April 2, 2018

An Open Apology to Everyone who had to Speak with Me at the Start of my Spiritual Awakening.

Every report card I ever received as a child had the word enthusiasm in the comments section.

Perhaps my teachers were trying to find kind wording to describe my hypermanic classroom tendencies.

Yes, a loud, opinionated passion has always been my way. And I am fine with that because it can feel amazing to be enthusiastic. Sometimes my enthusiasm even spills over and becomes exuberance.

At the beginning of my spiritual awakening journey, I was terribly excited (exuberant even?) about what I was learning. I was reading about the Law of Attraction, and pouring through Buddhist texts at breakneck speed. I was searching for some type of understanding for how this whole darn being alive in a mysterious universe thing works, and I was finding answers that really turned me on.

Answers that turned my mind on—and turned my mouth on.

I thought that through my studies I knew exactly what all the answers were. In hindsight, I can see that I wanted to be sure I knew exactly what all the answers were in a misguided attempt to soothe my anxiety.

Can you see yourself in that last line? Do you know the feeling of needing to have a definite spiritual answer to life’s confusions in an attempt not to feel so scared, lonely, or anxious?

At the beginning of my spiritual awakening, I was annoying.

I don’t say this with any type of self-disdain toward myself. I say this with humor. I was just a newbie who was enthused, and running at the mouth about her definite beliefs to anyone who would listen.

It was my way of trying to make sense of very new concepts that were opening my mind and heart rapidly.

I was scared—so I also needed to be 100 percent right.

Now, even though I blog, teach, and post on spiritual guidance all the time, I feel much less sure that I know anything.

The more I dig into my own consciousness and have the great honor of working with the energy of other people’s experiences, the whole mysterious workings of the universe seem way bigger and more complicated than I will ever understand.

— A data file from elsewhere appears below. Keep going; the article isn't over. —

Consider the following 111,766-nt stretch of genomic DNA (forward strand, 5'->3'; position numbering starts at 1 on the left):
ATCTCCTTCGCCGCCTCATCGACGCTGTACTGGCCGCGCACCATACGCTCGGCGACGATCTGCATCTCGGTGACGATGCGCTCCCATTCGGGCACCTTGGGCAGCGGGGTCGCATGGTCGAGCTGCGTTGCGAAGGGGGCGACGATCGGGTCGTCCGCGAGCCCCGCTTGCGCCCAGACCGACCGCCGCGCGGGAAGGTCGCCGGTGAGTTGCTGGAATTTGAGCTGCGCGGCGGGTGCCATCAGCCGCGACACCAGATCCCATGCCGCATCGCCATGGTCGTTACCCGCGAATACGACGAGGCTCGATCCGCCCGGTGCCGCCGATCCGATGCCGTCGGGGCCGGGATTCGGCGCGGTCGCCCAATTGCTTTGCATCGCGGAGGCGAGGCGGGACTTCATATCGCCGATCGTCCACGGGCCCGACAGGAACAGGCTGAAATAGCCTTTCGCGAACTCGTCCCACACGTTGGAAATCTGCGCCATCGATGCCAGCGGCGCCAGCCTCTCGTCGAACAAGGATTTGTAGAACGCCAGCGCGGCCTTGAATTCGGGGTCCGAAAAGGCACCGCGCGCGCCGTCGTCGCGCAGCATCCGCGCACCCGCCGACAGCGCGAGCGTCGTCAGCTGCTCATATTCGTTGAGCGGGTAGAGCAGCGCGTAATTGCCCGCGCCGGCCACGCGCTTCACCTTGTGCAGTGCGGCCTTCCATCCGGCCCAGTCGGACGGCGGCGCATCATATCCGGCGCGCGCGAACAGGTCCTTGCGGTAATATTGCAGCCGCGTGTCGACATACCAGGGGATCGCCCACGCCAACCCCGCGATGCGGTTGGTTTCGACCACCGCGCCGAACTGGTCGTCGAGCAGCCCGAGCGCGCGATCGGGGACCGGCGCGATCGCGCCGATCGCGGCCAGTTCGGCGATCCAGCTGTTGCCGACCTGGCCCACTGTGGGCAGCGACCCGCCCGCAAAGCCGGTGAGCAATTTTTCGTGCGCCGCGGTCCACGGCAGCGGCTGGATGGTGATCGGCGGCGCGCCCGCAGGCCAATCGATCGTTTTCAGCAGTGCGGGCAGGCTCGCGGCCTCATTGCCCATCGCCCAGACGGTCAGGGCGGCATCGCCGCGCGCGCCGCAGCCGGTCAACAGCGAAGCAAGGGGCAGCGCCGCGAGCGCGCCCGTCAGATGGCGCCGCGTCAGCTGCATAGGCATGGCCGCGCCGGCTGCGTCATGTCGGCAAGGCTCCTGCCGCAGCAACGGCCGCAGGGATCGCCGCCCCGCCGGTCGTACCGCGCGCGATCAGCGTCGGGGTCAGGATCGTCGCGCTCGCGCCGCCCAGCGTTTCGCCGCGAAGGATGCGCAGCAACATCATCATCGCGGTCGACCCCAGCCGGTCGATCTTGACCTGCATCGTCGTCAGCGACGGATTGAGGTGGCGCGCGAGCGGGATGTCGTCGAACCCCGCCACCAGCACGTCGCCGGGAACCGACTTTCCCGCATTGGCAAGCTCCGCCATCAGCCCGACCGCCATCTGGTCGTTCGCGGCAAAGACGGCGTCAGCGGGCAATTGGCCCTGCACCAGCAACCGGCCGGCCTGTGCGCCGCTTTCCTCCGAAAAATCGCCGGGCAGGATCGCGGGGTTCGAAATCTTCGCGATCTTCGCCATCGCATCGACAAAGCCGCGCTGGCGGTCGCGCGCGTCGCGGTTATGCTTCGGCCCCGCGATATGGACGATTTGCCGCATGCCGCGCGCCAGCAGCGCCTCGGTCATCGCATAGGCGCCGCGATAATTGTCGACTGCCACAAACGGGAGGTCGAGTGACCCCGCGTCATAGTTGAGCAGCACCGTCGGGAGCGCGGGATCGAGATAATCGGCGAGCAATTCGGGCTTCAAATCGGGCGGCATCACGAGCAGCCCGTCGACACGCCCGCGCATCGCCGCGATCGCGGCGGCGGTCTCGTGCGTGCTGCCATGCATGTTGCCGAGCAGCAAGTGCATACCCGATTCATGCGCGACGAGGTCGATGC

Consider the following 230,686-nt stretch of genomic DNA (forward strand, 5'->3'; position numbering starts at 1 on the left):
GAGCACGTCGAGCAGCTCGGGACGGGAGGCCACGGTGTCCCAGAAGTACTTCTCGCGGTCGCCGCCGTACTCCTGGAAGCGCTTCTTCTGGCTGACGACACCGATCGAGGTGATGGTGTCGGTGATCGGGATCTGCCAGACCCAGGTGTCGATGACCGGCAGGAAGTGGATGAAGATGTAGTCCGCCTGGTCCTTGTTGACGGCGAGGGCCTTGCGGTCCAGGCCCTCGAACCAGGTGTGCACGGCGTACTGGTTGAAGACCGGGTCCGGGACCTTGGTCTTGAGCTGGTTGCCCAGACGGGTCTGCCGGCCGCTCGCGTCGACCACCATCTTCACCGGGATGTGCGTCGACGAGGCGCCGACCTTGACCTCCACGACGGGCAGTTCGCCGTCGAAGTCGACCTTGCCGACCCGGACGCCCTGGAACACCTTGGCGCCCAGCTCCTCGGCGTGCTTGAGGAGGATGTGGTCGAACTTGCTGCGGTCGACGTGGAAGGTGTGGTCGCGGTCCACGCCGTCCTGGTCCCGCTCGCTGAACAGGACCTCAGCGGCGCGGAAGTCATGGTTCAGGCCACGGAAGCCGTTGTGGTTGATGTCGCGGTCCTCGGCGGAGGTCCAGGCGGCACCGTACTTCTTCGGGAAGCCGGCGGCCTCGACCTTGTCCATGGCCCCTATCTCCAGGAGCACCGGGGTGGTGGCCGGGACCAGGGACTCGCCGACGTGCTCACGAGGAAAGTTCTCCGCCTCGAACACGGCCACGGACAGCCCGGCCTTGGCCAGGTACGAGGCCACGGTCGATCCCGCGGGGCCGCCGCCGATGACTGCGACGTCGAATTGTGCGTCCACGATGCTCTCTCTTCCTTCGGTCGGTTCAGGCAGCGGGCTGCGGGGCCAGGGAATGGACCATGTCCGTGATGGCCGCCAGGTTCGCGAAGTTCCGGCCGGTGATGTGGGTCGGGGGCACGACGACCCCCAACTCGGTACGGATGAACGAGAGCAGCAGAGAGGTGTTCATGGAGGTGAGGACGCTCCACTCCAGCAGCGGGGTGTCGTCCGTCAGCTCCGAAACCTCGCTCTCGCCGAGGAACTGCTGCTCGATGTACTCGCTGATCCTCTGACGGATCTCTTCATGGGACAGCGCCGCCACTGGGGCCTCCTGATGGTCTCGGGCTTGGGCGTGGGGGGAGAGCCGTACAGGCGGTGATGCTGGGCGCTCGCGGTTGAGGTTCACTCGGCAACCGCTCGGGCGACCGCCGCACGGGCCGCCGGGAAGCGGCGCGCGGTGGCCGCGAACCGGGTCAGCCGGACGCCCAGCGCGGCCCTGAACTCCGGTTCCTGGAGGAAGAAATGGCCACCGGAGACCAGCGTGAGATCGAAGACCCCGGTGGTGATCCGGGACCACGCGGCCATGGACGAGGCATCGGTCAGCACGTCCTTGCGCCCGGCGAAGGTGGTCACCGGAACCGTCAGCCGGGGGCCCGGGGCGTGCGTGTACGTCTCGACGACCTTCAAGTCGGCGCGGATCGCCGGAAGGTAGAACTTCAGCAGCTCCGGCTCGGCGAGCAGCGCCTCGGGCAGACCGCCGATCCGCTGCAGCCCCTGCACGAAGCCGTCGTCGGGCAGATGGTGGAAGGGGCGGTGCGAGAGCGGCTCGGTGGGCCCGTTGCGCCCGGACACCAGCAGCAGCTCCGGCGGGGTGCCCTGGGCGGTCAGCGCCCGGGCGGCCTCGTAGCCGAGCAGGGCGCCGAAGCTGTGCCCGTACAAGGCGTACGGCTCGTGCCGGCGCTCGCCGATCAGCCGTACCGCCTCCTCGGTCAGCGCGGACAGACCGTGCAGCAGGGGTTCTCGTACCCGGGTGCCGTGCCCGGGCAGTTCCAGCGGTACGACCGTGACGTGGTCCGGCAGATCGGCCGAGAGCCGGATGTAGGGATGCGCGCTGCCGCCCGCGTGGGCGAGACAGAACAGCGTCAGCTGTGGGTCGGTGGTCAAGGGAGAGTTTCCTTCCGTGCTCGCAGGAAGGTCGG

I see that all the words out of my mouth are only feeble attempts to describe a sense of order that probably barely exists, and even within its existence there are so many strands that are invisible to my human eye that I will never be able to truly speak of them—let alone conceive of them.

The trajectory of spiritual awakening seems to be one of moving from, “I know nothing,” to, “I know everything,” back to, “I absolutely know nothing,” and finally to, “It’s such a relief that there is nothing to know.”

Our spiritual discoveries and openings will provide us with an opportunity to empty out if we let it.

When we feel like we need to fill up with more knowledge, more effort, more assuredness, there is some sense that we need to protect ourselves.

But there is no protection. There is just this moment as it is.

When we cling too tight to our spiritual beliefs as a means of providing safety to our journey, we close ourselves off to the great mystery.

When we embrace, “I don’t know” as a truth to guide us, we can become more open—we might even see more of the world than we thought possible.

If you are using spiritual teachings to try to know more or be more or be better, it might be worth asking yourself the question: why? What are you trying to accomplish? The opportunity to know less, be less, and try to protect ourselves less will always bring us back to the great opportunity of mindfulness, which is just being here now, in this moment, with all its innate vulnerability, as it is.




Author: Ruth Lera
Image: Elephant Journal/Instagram
Editor: Travis May
Copy & Social Editor: Nicole Cameron

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